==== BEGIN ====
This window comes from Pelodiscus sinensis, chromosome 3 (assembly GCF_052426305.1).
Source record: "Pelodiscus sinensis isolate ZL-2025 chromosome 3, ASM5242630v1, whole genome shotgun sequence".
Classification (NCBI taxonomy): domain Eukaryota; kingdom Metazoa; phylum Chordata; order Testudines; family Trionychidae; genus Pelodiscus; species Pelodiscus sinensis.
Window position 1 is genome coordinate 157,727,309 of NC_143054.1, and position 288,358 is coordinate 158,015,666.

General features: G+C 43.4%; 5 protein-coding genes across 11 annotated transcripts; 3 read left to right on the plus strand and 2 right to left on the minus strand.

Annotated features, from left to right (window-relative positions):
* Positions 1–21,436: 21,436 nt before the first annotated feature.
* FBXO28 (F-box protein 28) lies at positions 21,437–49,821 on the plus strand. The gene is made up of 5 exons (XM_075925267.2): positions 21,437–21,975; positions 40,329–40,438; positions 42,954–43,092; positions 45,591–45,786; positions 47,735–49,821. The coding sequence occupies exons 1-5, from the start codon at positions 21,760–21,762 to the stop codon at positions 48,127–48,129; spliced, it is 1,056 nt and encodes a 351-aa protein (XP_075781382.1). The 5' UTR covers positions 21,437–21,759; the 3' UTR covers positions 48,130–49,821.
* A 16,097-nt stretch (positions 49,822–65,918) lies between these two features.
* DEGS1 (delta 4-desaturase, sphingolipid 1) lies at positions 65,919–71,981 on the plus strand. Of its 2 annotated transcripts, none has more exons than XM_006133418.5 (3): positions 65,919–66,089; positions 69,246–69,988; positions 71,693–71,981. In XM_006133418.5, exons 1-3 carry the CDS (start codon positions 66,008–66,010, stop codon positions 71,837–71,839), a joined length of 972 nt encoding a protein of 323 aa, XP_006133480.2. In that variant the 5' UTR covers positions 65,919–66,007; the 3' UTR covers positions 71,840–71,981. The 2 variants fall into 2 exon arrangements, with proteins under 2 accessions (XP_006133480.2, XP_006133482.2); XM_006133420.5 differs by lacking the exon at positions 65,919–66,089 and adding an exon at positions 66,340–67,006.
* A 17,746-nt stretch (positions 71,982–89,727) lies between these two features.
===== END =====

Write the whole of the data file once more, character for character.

This window comes from Pelodiscus sinensis, chromosome 3 (assembly GCF_052426305.1).
Source record: "Pelodiscus sinensis isolate ZL-2025 chromosome 3, ASM5242630v1, whole genome shotgun sequence".
Classification (NCBI taxonomy): domain Eukaryota; kingdom Metazoa; phylum Chordata; order Testudines; family Trionychidae; genus Pelodiscus; species Pelodiscus sinensis.
Window position 1 is genome coordinate 157,727,309 of NC_143054.1, and position 288,358 is coordinate 158,015,666.

General features: G+C 43.4%; 5 protein-coding genes across 11 annotated transcripts; 3 read left to right on the plus strand and 2 right to left on the minus strand.

Annotated features, from left to right (window-relative positions):
* Positions 1–21,436: 21,436 nt before the first annotated feature.
* FBXO28 (F-box protein 28) lies at positions 21,437–49,821 on the plus strand. The gene is made up of 5 exons (XM_075925267.2): positions 21,437–21,975; positions 40,329–40,438; positions 42,954–43,092; positions 45,591–45,786; positions 47,735–49,821. The coding sequence occupies exons 1-5, from the start codon at positions 21,760–21,762 to the stop codon at positions 48,127–48,129; spliced, it is 1,056 nt and encodes a 351-aa protein (XP_075781382.1). The 5' UTR covers positions 21,437–21,759; the 3' UTR covers positions 48,130–49,821.
* A 16,097-nt stretch (positions 49,822–65,918) lies between these two features.
* DEGS1 (delta 4-desaturase, sphingolipid 1) lies at positions 65,919–71,981 on the plus strand. Of its 2 annotated transcripts, none has more exons than XM_006133418.5 (3): positions 65,919–66,089; positions 69,246–69,988; positions 71,693–71,981. In XM_006133418.5, exons 1-3 carry the CDS (start codon positions 66,008–66,010, stop codon positions 71,837–71,839), a joined length of 972 nt encoding a protein of 323 aa, XP_006133480.2. In that variant the 5' UTR covers positions 65,919–66,007; the 3' UTR covers positions 71,840–71,981. The 2 variants fall into 2 exon arrangements, with proteins under 2 accessions (XP_006133480.2, XP_006133482.2); XM_006133420.5 differs by lacking the exon at positions 65,919–66,089 and adding an exon at positions 66,340–67,006.
* A 17,746-nt stretch (positions 71,982–89,727) lies between these two features.